Writer: Norman Martin
LAS CRUCES - Innovative range research coupled with low-cost management techniques will be featured at July 22 field day at New Mexico State University's Corona Range and Livestock Research Center.
"We're geared to implementing management strategies that call for spending as little money as possible while still improving animal performance," said Mark Petersen, a range animal nutritionist with NMSU. "I think you'll see that goal reflected across a broad range of projects we have under way here."
The free field day program begins at 9:30 a.m. and includes a noon luncheon followed by ranch tours featuring brush control projects and animal identification technology.
In addition, NMSU experts will focus on brush control, grazing distribution and heifer development. Other topics on tap include reproduction, bull selection, feed supplement strategies and deer population dynamics.
The research center, located near the center of the state just east of the village of Corona, is a 27,000-acre working ranch laboratory and a prime component is a number of NMSU research range and livestock studies.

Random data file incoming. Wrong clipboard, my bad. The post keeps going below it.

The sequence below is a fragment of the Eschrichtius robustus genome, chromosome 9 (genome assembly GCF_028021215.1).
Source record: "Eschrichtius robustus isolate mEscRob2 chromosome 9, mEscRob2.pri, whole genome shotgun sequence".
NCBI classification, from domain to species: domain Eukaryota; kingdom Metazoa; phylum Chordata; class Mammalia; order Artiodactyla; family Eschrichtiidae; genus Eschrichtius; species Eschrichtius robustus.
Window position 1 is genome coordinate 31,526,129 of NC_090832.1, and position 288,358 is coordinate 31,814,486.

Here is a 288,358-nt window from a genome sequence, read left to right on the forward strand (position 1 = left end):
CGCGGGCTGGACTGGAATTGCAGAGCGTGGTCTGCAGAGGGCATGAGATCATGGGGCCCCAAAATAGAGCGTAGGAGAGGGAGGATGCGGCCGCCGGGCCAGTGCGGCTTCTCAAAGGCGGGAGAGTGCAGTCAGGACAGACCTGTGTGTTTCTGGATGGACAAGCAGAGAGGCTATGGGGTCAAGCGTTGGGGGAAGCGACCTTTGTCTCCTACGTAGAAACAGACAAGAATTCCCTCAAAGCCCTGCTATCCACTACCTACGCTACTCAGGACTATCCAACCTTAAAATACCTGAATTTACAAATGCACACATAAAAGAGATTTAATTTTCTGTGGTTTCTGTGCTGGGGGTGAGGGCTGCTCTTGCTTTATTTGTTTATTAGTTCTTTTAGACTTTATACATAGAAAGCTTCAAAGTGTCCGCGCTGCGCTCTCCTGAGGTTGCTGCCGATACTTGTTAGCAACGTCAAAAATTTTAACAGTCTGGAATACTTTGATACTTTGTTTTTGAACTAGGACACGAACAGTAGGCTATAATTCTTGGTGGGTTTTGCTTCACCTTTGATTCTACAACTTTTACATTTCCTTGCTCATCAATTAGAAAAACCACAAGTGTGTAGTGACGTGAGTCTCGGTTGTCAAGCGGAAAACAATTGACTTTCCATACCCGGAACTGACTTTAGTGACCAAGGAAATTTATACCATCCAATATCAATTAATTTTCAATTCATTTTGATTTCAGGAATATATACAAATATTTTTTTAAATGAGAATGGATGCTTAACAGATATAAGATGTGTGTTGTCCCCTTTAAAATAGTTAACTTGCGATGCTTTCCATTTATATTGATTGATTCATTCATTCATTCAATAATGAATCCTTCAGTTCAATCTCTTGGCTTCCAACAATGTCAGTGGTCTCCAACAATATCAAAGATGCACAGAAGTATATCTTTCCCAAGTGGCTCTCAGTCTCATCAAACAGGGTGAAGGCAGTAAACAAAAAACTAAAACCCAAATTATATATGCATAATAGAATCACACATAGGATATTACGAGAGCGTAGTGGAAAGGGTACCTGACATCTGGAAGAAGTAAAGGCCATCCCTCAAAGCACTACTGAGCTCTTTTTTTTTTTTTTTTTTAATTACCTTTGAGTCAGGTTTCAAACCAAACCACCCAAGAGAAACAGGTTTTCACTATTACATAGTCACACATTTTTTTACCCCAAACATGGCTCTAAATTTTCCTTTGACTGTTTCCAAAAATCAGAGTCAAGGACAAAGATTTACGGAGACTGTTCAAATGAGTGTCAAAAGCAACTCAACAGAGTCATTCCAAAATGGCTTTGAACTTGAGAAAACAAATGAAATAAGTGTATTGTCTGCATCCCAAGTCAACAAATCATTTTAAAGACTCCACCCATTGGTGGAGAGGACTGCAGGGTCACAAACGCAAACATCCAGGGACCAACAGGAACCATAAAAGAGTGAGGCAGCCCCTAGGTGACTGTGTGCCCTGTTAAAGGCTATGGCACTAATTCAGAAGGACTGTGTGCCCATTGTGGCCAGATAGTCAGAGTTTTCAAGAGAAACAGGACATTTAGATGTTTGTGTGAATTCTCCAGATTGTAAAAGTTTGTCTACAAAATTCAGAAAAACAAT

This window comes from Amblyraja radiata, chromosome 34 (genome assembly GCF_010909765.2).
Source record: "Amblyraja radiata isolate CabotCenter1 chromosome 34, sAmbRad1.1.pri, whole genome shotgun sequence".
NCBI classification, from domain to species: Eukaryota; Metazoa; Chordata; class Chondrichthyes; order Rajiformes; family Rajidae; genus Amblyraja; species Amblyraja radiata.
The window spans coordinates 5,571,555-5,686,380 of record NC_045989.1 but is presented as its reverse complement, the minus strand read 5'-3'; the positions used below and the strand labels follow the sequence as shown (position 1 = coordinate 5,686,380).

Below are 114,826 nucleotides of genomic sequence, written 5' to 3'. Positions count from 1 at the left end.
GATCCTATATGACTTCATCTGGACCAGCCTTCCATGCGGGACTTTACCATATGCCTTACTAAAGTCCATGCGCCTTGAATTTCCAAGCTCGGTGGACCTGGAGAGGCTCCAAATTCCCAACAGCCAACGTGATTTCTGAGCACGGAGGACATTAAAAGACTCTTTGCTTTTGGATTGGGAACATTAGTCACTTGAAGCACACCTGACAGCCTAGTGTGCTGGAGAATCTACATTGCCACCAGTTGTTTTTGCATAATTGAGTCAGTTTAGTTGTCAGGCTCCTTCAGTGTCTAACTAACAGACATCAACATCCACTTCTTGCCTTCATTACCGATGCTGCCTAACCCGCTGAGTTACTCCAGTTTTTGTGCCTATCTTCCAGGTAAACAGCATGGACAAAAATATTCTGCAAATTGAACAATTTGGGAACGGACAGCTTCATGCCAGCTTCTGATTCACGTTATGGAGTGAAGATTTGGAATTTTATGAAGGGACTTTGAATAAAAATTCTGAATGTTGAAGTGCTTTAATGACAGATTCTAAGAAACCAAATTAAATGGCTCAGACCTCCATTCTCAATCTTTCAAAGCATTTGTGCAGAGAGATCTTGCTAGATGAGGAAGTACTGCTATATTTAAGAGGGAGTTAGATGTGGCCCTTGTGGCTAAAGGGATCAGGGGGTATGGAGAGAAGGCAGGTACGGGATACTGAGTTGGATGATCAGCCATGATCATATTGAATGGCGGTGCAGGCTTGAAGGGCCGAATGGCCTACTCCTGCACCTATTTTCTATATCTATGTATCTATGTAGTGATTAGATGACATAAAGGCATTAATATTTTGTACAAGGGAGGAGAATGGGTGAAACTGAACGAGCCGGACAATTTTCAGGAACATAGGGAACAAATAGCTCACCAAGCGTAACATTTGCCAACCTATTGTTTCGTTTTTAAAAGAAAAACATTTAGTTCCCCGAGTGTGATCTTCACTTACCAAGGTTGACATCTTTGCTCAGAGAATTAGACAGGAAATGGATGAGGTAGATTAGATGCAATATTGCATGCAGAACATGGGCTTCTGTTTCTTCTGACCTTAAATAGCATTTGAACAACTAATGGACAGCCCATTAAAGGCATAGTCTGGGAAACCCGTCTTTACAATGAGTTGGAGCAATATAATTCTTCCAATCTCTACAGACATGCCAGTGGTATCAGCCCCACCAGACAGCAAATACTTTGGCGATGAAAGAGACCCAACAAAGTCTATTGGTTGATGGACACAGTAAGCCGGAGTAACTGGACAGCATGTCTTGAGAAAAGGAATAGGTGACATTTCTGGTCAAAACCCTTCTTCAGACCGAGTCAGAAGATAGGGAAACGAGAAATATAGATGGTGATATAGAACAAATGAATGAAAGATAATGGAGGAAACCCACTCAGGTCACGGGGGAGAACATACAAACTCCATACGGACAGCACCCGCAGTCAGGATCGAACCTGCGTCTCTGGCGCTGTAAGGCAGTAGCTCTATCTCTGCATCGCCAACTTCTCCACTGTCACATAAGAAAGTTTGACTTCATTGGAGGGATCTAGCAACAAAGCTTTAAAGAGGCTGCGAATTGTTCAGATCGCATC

"The Corona research center offers a unique research environment for scientists interested in piņon-juniper-blue gramma grasslands," Petersen said. "You will not find the type of research work being done at the Corona center anywhere else in the nation."
Kirk McDaniel, an NMSU range management specialist, will discuss the results of a 15-year experiment on burning pastures infested with snakeweed, while Andres Cibils, a livestock grazing expert, will review results of how winter grazing influences cattle distribution.
Results of new aerial wildlife surveys will be covered by Jon Boren, a wildlife specialist with NMSU's Cooperative Extension Service. Dean Hawkins, an associate professor in NMSU's animal and range sciences department, will talk about the economic return for raising replacement heifers.
Petersen and Corona Ranch manager Shad Cox will report on results of several ongoing feed supplement studies. Clay Mathis, a livestock specialist with NMSU Extension, will review the performance of Corona Ranch calves participating in the New Mexico Ranch-to-Rail Program.
Tim Ross, an NMSU animal science professor, will review factors affecting range lamb mortality, as well as the use of Akbash dogs for predator protection.
For more information about the field day, or if you are an individual with a disability who is in need of an auxiliary aid or service to participate, contact Petersen in advance at (505) 646-1750 or e-mail firstname.lastname@example.org.
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